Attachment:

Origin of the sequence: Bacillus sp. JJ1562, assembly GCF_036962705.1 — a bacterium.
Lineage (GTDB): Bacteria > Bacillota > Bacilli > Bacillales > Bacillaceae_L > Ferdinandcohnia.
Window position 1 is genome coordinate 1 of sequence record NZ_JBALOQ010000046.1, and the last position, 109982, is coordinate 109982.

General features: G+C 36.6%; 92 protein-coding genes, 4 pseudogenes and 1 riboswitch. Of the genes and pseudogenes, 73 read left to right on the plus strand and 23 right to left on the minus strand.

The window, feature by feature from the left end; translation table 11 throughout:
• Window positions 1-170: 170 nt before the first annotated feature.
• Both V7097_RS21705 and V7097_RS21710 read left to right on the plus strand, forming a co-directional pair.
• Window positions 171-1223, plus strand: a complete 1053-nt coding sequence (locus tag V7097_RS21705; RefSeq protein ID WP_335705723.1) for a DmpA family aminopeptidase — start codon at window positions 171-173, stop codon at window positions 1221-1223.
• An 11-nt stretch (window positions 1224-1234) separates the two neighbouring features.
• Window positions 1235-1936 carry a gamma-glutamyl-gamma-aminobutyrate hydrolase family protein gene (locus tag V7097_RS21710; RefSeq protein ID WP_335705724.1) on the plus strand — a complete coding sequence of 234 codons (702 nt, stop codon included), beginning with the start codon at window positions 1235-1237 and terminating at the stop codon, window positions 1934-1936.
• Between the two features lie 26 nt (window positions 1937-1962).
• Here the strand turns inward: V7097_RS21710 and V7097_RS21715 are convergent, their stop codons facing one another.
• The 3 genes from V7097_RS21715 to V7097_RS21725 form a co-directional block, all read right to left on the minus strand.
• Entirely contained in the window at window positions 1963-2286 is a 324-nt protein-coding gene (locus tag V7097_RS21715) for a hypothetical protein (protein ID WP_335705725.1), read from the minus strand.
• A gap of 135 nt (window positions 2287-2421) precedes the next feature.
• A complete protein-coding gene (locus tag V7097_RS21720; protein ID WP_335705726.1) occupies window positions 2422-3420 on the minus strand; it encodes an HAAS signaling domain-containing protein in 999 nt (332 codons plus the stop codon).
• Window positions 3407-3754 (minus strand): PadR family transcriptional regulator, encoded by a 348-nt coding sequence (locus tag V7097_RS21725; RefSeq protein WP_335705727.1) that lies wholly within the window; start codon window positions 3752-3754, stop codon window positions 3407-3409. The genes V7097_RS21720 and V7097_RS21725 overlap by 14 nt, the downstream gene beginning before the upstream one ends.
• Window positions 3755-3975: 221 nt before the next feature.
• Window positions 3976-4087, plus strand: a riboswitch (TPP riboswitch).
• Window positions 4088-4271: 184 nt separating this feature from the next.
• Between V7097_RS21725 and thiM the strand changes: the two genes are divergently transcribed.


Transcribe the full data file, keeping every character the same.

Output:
Origin of the sequence: Bacillus sp. JJ1562, assembly GCF_036962705.1 — a bacterium.
Lineage (GTDB): Bacteria > Bacillota > Bacilli > Bacillales > Bacillaceae_L > Ferdinandcohnia.
Window position 1 is genome coordinate 1 of sequence record NZ_JBALOQ010000046.1, and the last position, 109982, is coordinate 109982.

General features: G+C 36.6%; 92 protein-coding genes, 4 pseudogenes and 1 riboswitch. Of the genes and pseudogenes, 73 read left to right on the plus strand and 23 right to left on the minus strand.

The window, feature by feature from the left end; translation table 11 throughout:
• Window positions 1-170: 170 nt before the first annotated feature.
• Both V7097_RS21705 and V7097_RS21710 read left to right on the plus strand, forming a co-directional pair.
• Window positions 171-1223, plus strand: a complete 1053-nt coding sequence (locus tag V7097_RS21705; RefSeq protein ID WP_335705723.1) for a DmpA family aminopeptidase — start codon at window positions 171-173, stop codon at window positions 1221-1223.
• An 11-nt stretch (window positions 1224-1234) separates the two neighbouring features.
• Window positions 1235-1936 carry a gamma-glutamyl-gamma-aminobutyrate hydrolase family protein gene (locus tag V7097_RS21710; RefSeq protein ID WP_335705724.1) on the plus strand — a complete coding sequence of 234 codons (702 nt, stop codon included), beginning with the start codon at window positions 1235-1237 and terminating at the stop codon, window positions 1934-1936.
• Between the two features lie 26 nt (window positions 1937-1962).
• Here the strand turns inward: V7097_RS21710 and V7097_RS21715 are convergent, their stop codons facing one another.
• The 3 genes from V7097_RS21715 to V7097_RS21725 form a co-directional block, all read right to left on the minus strand.
• Entirely contained in the window at window positions 1963-2286 is a 324-nt protein-coding gene (locus tag V7097_RS21715) for a hypothetical protein (protein ID WP_335705725.1), read from the minus strand.
• A gap of 135 nt (window positions 2287-2421) precedes the next feature.
• A complete protein-coding gene (locus tag V7097_RS21720; protein ID WP_335705726.1) occupies window positions 2422-3420 on the minus strand; it encodes an HAAS signaling domain-containing protein in 999 nt (332 codons plus the stop codon).
• Window positions 3407-3754 (minus strand): PadR family transcriptional regulator, encoded by a 348-nt coding sequence (locus tag V7097_RS21725; RefSeq protein WP_335705727.1) that lies wholly within the window; start codon window positions 3752-3754, stop codon window positions 3407-3409. The genes V7097_RS21720 and V7097_RS21725 overlap by 14 nt, the downstream gene beginning before the upstream one ends.
• Window positions 3755-3975: 221 nt before the next feature.
• Window positions 3976-4087, plus strand: a riboswitch (TPP riboswitch).
• Window positions 4088-4271: 184 nt separating this feature from the next.
• Between V7097_RS21725 and thiM the strand changes: the two genes are divergently transcribed.